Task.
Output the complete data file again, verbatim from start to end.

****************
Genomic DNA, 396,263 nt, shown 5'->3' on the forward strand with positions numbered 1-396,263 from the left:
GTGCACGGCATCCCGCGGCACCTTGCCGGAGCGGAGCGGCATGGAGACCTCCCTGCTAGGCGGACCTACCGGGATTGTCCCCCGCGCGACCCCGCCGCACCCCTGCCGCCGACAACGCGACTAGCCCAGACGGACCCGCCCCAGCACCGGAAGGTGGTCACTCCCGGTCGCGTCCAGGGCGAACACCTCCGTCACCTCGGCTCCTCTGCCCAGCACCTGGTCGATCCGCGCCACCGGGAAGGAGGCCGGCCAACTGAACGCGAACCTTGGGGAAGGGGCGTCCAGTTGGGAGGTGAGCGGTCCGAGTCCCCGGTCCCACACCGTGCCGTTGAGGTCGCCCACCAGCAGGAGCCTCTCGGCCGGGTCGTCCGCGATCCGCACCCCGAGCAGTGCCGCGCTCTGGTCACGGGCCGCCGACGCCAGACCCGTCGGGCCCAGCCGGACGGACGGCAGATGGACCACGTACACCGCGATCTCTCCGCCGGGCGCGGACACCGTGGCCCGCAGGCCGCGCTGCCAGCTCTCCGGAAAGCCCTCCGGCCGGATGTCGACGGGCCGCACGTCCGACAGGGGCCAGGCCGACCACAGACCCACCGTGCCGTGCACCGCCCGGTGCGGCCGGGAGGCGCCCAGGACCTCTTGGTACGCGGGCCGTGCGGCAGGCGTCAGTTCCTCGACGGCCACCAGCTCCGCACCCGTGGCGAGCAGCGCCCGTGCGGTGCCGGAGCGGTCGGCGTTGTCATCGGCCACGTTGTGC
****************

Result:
Genomic DNA, 396,263 nt, shown 5'->3' on the forward strand with positions numbered 1-396,263 from the left:
GTGCACGGCATCCCGCGGCACCTTGCCGGAGCGGAGCGGCATGGAGACCTCCCTGCTAGGCGGACCTACCGGGATTGTCCCCCGCGCGACCCCGCCGCACCCCTGCCGCCGACAACGCGACTAGCCCAGACGGACCCGCCCCAGCACCGGAAGGTGGTCACTCCCGGTCGCGTCCAGGGCGAACACCTCCGTCACCTCGGCTCCTCTGCCCAGCACCTGGTCGATCCGCGCCACCGGGAAGGAGGCCGGCCAACTGAACGCGAACCTTGGGGAAGGGGCGTCCAGTTGGGAGGTGAGCGGTCCGAGTCCCCGGTCCCACACCGTGCCGTTGAGGTCGCCCACCAGCAGGAGCCTCTCGGCCGGGTCGTCCGCGATCCGCACCCCGAGCAGTGCCGCGCTCTGGTCACGGGCCGCCGACGCCAGACCCGTCGGGCCCAGCCGGACGGACGGCAGATGGACCACGTACACCGCGATCTCTCCGCCGGGCGCGGACACCGTGGCCCGCAGGCCGCGCTGCCAGCTCTCCGGAAAGCCCTCCGGCCGGATGTCGACGGGCCGCACGTCCGACAGGGGCCAGGCCGACCACAGACCCACCGTGCCGTGCACCGCCCGGTGCGGCCGGGAGGCGCCCAGGACCTCTTGGTACGCGGGCCGTGCGGCAGGCGTCAGTTCCTCGACGGCCACCAGCTCCGCACCCGTGGCGAGCAGCGCCCGTGCGGTGCCGGAGCGGTCGGCGTTGTCATCGGCCACGTTGTGC